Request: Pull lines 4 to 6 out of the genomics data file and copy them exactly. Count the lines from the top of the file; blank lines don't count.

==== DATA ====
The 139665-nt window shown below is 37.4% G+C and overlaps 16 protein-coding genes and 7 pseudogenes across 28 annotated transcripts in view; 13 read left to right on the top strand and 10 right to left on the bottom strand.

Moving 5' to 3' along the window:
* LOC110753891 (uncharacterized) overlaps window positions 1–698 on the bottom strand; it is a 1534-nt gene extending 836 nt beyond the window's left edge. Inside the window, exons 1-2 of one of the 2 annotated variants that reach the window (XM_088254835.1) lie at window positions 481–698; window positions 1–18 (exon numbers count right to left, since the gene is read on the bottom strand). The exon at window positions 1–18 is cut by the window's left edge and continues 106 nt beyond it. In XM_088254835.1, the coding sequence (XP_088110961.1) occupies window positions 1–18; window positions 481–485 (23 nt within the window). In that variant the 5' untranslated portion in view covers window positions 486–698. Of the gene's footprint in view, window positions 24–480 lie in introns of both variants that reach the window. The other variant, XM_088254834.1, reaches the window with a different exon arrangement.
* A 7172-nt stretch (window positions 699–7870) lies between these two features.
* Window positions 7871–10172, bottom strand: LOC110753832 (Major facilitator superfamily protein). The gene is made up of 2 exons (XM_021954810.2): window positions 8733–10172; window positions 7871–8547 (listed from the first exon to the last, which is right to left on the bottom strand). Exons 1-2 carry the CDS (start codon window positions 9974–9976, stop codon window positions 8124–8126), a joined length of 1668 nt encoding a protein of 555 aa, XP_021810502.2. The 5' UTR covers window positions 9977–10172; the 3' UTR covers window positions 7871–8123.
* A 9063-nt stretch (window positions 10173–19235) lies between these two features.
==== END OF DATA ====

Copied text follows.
* A 7172-nt stretch (window positions 699–7870) lies between these two features.
* Window positions 7871–10172, bottom strand: LOC110753832 (Major facilitator superfamily protein). The gene is made up of 2 exons (XM_021954810.2): window positions 8733–10172; window positions 7871–8547 (listed from the first exon to the last, which is right to left on the bottom strand). Exons 1-2 carry the CDS (start codon window positions 9974–9976, stop codon window positions 8124–8126), a joined length of 1668 nt encoding a protein of 555 aa, XP_021810502.2. The 5' UTR covers window positions 9977–10172; the 3' UTR covers window positions 7871–8123.
* A 9063-nt stretch (window positions 10173–19235) lies between these two features.